Dezeen Magazine

Lee Broom presents 10 years of work on modernist merry-go-round

For this year's Milan design week, Lee Broom has filled a carousel with products he designed over the past decade to celebrate his studio's 10th birthday.

Described by Broom as a "dramatic and modernist interpretation of a fairground carousel", the Time Machine installation is located inside Ventura Projects' new location at the Centrale Station in Milan.

The all-white carousel, which is tucked away inside a dark and derelict vault, forms a stage for an edit for furniture, lighting and accessories from Broom's ten-year career.

His Bright On Bistro chair from 2008, Carpetry Console from 2009, Crystal Bulb designed in 2012 and Drunken Side Table from 2015 have all been reimagined in a completely white colour palette to create a sense of uniformity.

The designer's new Time Machine grandfather clock, made from a monolithic block of Carrara marble, is also presented as a centrepiece for the installation.

Time Machine is Broom's largest Milan installation yet. With it, he wanted to "document the journey of past in a thought-provoking way".

"The Milan presentation has always been very important for me," he said. "I decided I wanted to recreate pieces I had designed over the past ten years in a single colour palette and with new and different finishes which would give a cohesion to the presentation."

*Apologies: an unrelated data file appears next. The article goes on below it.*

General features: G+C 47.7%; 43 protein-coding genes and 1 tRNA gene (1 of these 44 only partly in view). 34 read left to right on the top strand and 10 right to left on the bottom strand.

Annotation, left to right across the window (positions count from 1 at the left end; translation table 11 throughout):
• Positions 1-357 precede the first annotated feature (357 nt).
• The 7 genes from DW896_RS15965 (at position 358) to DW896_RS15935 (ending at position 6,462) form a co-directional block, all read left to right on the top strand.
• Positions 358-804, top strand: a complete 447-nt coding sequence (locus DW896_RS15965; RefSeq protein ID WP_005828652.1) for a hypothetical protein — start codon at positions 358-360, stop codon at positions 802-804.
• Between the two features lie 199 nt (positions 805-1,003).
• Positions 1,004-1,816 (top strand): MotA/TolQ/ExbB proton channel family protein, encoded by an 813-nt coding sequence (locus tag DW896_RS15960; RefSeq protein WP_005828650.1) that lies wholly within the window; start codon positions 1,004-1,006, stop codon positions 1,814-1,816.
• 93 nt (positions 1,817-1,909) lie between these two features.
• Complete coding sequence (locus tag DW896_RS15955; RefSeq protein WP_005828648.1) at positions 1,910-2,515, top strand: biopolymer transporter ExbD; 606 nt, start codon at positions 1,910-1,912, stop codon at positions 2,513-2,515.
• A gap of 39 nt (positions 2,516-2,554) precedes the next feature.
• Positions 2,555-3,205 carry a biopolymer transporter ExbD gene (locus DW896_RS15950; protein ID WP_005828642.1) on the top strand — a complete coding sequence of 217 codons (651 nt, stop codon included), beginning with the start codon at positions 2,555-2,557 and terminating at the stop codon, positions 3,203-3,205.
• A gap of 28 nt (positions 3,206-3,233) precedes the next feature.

"I then explored interesting ways to present my designs which document the journey of the past decade in a thought-provoking way."

Time Machine will be on show from 4 to 9 April as part of Ventura Centrale. Dezeen is media partner for the event, which takes place during this year's Milan design week inside Centrale station and also plays host to IKEA's own festival, an exhibition by Maarten Baas and the latest Material Futures projects from Central Saint Martins.

Broom set up his own design label in 2007. As well as numerous collections of furniture and lighting, he has also completed a variety of retail, hospitality and residential interiors, including a personal shopping suite for Topman and a prostitution-themed restaurant.

Most recently, he created a collection of ceramics for British luxury brand Wedgwood featuring monochrome stripes and colourful detailing reminiscent of postmodernist design.

This impressive back catalogue gained him a place on the inaugural Dezeen Hot List – a guide to the most newsworthy players in architecture and design.

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